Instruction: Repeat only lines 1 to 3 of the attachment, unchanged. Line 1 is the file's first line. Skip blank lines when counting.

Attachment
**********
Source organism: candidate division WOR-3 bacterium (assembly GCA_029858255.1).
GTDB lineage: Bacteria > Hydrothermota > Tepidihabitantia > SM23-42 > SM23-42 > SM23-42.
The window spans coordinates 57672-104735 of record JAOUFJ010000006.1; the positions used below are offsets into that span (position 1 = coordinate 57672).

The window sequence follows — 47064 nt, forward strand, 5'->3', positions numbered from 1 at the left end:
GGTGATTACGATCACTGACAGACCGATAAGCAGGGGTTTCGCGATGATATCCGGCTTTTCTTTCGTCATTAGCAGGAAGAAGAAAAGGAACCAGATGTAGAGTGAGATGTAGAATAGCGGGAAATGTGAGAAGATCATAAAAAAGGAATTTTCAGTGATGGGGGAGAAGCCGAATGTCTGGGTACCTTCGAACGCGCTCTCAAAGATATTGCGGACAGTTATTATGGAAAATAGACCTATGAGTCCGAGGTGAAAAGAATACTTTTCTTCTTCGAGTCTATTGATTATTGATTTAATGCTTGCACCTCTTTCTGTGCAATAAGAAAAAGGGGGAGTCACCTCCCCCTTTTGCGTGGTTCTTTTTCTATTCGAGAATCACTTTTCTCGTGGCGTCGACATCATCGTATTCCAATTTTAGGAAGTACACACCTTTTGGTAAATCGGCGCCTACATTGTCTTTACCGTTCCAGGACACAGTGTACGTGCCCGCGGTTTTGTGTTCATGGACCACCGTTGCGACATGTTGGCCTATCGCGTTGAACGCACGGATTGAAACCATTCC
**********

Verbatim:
Source organism: candidate division WOR-3 bacterium (assembly GCA_029858255.1).
GTDB lineage: Bacteria > Hydrothermota > Tepidihabitantia > SM23-42 > SM23-42 > SM23-42.
The window spans coordinates 57672-104735 of record JAOUFJ010000006.1; the positions used below are offsets into that span (position 1 = coordinate 57672).